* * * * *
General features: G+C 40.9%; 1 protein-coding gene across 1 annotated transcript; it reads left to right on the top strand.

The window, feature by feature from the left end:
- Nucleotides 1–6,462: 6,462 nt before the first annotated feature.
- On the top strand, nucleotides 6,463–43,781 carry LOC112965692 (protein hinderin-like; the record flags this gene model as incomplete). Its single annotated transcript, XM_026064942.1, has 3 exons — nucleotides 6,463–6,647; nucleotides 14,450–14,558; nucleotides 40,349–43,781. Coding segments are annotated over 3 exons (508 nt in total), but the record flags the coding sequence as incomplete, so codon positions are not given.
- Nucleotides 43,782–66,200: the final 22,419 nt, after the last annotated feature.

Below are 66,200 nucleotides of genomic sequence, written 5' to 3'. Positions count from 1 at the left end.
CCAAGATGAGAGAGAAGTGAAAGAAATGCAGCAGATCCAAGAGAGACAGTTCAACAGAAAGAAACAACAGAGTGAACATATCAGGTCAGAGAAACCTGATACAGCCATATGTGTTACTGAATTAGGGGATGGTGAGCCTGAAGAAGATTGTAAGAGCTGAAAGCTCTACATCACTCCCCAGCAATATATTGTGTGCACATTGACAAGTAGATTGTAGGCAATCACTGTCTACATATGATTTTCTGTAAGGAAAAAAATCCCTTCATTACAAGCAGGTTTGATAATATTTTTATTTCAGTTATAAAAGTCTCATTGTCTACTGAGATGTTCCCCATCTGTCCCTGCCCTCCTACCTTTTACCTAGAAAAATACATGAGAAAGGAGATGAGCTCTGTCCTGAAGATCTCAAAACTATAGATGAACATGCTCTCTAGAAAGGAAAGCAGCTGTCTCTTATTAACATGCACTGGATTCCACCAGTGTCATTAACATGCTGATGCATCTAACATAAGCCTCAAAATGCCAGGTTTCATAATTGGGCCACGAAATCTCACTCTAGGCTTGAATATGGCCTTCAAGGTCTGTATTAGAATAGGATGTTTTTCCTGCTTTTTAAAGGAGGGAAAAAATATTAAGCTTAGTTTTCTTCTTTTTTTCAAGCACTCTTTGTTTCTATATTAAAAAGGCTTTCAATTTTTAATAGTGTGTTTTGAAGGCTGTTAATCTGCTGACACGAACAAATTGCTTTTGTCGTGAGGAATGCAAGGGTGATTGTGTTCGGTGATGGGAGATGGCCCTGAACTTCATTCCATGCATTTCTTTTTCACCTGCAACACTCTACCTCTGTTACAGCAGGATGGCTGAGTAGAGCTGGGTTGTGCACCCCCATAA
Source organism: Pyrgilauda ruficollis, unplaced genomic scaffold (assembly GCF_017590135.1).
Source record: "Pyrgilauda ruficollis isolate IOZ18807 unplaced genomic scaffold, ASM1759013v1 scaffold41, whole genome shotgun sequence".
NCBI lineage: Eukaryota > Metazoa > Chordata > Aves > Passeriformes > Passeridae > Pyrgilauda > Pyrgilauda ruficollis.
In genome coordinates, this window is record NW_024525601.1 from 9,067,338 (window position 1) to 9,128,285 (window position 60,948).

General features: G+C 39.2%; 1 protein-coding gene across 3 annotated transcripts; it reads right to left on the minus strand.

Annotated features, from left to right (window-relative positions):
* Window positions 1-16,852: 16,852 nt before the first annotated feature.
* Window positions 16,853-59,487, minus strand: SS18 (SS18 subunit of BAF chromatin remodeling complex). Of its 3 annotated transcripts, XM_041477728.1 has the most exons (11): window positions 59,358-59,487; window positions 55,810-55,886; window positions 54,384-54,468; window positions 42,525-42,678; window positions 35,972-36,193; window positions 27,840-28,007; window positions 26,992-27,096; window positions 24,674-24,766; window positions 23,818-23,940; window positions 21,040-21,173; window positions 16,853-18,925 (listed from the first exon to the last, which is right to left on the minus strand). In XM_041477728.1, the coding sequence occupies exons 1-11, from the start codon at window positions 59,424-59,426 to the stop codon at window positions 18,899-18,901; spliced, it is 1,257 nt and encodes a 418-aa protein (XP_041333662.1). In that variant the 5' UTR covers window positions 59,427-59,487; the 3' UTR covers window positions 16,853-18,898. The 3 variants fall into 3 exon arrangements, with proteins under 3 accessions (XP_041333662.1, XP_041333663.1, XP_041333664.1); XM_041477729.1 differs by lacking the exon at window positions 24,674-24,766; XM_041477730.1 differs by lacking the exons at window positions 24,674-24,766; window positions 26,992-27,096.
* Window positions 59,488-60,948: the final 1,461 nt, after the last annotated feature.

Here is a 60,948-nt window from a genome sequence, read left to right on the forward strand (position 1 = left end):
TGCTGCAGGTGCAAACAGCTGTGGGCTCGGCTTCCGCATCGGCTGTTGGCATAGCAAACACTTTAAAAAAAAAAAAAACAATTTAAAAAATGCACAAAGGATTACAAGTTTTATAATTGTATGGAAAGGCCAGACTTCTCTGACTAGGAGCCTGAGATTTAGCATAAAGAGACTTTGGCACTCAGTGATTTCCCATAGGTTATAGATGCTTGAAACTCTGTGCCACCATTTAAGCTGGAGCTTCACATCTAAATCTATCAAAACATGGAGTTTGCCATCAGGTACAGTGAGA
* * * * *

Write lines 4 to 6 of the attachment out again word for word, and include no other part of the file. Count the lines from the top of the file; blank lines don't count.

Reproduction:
- On the top strand, nucleotides 6,463–43,781 carry LOC112965692 (protein hinderin-like; the record flags this gene model as incomplete). Its single annotated transcript, XM_026064942.1, has 3 exons — nucleotides 6,463–6,647; nucleotides 14,450–14,558; nucleotides 40,349–43,781. Coding segments are annotated over 3 exons (508 nt in total), but the record flags the coding sequence as incomplete, so codon positions are not given.
- Nucleotides 43,782–66,200: the final 22,419 nt, after the last annotated feature.

Below are 66,200 nucleotides of genomic sequence, written 5' to 3'. Positions count from 1 at the left end.